On the other hand, this side by side approach has the disadvantage that more than twice the amount of motherboard real estate are required, when compared to the historic case where field upgradability is not provided. As the scale of integration continues to increase, more traditional add-on functions such as video add-on cards are being integrated as standard functions of the motherboard 14 and compete for the same scarce motherboard real estate. Another disadvantage is the long trace lengths required between the original CPU and the upgrade CPU, which can become a problem for the emerging faster processors requiring immediate access to the "off-chip" cache memory. Thus, it is increasing desirable to be able to provide an alternative approach to CPU field upgradability requiring less motherboard real estate, especially when the "multi-processor" advantage is seldom exploited.

As will be disclosed in more detail below, the present invention provides for methods and apparatus for providing processor field upgradibility to a motherboard that achieves these and other desirable results.

SUMMARY AND OBJECTS OF THE INVENTION

In one embodiment, the desirable results are advantageously achieved by providing an original microprocessor package, an upgrade socket, and an upgrade microprocessor package having certain critical dimensions complementary to one another, to enable the upgrade socket to be wave soldered onto an area of the motherboard that encircles the area on which the original microprocessor package is surface mounted, and the upgrade microprocessor package remains capable of mating with the upgrade socket. More specifically, the external dimensions of the original microprocessor package and the internal dimensions of the center cut out of the upgrade socket are designed to complement each other, and the upgrade microprocessor package is correspondingly resized to complement the adjusted dimensions of the upgrade socket.

In an alternate embodiment, in addition to having the various critical dimensions of the original microprocessor package, the upgrade socket and the upgrade microprocessor package coordinated with one another, the bottom portion of the upgrade socket is modified to have a smaller center out than the top portion of the upgrade socket, allowing a step to be exposed around the perimeter of the center cut out. A land grid pattern is formed on the steps, and interconnect wiring circuitry is provided on the bottom part of the upgrade socket to connect the land grid pattern to the receptacle holes of the upgrade socket. The original microprocessor package is first solder mounted onto the new step of the upgrade socket, and then the original microprocessor package and upgrade socket combination is wave soldered onto the motherboard.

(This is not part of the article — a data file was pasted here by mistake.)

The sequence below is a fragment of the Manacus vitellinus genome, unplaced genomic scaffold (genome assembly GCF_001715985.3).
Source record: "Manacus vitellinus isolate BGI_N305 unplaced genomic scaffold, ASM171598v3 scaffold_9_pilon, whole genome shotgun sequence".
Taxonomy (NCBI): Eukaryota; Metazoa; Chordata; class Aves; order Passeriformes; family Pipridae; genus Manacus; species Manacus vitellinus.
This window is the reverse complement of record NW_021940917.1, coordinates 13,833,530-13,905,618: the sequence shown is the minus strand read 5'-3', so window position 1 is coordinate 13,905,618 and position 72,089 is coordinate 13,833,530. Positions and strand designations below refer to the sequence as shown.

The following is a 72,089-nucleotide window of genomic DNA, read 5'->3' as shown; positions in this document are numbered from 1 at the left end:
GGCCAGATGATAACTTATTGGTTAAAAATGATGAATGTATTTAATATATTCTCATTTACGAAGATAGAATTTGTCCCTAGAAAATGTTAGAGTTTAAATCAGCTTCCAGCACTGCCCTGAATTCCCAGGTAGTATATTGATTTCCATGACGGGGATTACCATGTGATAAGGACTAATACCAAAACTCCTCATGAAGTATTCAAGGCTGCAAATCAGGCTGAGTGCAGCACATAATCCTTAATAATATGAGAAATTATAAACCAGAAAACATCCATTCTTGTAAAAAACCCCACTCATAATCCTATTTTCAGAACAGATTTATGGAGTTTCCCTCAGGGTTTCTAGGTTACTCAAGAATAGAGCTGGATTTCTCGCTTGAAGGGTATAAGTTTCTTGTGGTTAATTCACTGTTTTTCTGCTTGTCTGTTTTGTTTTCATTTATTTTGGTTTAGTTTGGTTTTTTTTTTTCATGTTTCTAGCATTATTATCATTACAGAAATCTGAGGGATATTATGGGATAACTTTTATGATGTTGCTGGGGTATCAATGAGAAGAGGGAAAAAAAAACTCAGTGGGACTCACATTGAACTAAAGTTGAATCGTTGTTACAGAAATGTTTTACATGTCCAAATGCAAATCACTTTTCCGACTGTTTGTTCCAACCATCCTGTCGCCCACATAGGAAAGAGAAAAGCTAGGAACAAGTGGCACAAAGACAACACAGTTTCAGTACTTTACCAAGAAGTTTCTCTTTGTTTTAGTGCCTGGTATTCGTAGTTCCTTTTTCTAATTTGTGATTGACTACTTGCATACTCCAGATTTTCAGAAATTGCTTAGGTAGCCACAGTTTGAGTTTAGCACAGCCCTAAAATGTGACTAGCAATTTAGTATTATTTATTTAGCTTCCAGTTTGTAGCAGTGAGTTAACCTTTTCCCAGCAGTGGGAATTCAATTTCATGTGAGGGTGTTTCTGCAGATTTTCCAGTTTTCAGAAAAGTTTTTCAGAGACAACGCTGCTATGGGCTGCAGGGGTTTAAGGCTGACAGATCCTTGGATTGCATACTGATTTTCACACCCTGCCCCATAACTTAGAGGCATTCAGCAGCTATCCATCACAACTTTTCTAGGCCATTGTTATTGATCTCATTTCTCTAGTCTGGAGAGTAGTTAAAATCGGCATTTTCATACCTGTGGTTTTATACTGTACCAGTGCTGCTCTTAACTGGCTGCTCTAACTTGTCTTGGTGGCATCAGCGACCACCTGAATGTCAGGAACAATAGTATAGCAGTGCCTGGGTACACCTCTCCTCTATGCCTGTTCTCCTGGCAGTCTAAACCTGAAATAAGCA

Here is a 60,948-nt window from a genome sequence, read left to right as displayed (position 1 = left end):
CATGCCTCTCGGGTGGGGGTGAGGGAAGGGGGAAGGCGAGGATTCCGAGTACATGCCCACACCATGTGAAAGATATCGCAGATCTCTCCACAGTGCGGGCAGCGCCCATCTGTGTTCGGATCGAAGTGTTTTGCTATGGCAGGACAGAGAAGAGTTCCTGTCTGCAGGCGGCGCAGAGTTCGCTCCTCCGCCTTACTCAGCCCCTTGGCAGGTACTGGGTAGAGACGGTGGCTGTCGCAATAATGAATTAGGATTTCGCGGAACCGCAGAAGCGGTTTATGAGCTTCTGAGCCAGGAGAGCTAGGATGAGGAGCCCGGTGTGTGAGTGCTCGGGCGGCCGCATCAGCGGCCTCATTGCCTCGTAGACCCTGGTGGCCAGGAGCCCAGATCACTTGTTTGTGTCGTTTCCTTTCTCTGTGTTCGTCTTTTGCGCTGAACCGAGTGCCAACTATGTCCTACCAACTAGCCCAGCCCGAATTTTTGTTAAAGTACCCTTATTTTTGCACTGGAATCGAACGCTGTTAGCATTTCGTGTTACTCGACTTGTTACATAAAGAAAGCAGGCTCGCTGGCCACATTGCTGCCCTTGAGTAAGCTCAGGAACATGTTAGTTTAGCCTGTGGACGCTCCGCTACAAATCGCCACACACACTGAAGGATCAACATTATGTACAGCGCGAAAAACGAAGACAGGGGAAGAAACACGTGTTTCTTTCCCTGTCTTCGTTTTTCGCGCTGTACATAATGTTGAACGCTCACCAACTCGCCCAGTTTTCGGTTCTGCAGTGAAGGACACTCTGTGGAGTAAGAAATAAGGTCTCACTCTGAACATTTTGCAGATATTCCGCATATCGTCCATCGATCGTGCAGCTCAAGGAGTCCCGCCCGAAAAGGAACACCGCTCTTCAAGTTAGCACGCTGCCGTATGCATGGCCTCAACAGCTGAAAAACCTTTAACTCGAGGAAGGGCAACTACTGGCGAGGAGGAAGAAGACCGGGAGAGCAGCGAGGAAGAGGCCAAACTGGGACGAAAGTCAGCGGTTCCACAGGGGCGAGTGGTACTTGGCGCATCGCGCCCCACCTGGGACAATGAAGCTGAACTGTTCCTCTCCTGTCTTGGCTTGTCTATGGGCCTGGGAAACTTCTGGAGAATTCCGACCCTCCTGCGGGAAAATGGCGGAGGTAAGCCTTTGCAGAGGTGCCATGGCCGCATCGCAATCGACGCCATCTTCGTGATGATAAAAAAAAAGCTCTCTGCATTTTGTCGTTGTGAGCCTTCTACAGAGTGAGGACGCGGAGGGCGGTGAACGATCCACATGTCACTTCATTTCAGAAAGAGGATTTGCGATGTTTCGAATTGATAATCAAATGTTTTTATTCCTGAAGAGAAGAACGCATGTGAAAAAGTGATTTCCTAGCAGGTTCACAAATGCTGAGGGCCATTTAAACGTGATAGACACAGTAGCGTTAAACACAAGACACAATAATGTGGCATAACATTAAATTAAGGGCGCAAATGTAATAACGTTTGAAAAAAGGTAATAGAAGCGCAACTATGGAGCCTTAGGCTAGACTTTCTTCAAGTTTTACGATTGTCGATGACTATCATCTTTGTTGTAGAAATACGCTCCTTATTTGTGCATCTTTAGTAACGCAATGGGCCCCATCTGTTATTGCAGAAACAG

BRIEF DESCRIPTION OF DRAWINGS

The present invention will be described by way of exemplary embodiments, but not limitations, illustrated in the accompanying drawings in which like references denote similar elements, and in which:

FIG. 1 illustrates a typical prior art approach to providing processor field upgradability to a motherboard;

FIGS. 2-3 illustrate one embodiment of the present invention, wherein the original processor package is surface mounted onto the motherboard in the interior area defined by the center cut out of the upgrade socket;

FIG. 4-5 illustrate an alternate embodiment of the present invention, wherein the original processor package in surface mounted onto a newly provided interior perimeter step in the center cut out of the upgrade socket.

DETAILED DESCRIPTION OF THE INVENTION

In the following description, for purposes of explanation, specific numbers, materials and configurations are set forth in order to provide a thorough understanding of the present invention. However, it will be apparent to one skilled in the art that the present invention may be practiced without the specific details. In other instances, well known features are omitted or simplified in order not to obscure the present invention.

Referring now to FIGS. 2 and 3 which illustrate one embodiment of the present invention. Certain critical dimensions of original microprocessor package 110 and upgrade socket 112 are resized in a complementary manner. More specifically, the external dimensions (L1 ŚW1) of original microprocessor package 110, including extending leads 132, and the internal dimensions (L2 ŚW2) of center cut out 124 of upgrade socket 112, are complementary sized, such that original microprocessor package 110 is surface mounted onto a first area of motherboard 14, and then upgrade socket 112 is wave soldered onto a second area of motherboard 14, with the second area encircling the first area. In other words, (L1 ŚW1) and (L2 ŚW2) are coordinated such that original microprocessor package 110 can be surface mounted onto the motherboard 14 in the interior area defined by the center cut out of upgrade socket 112.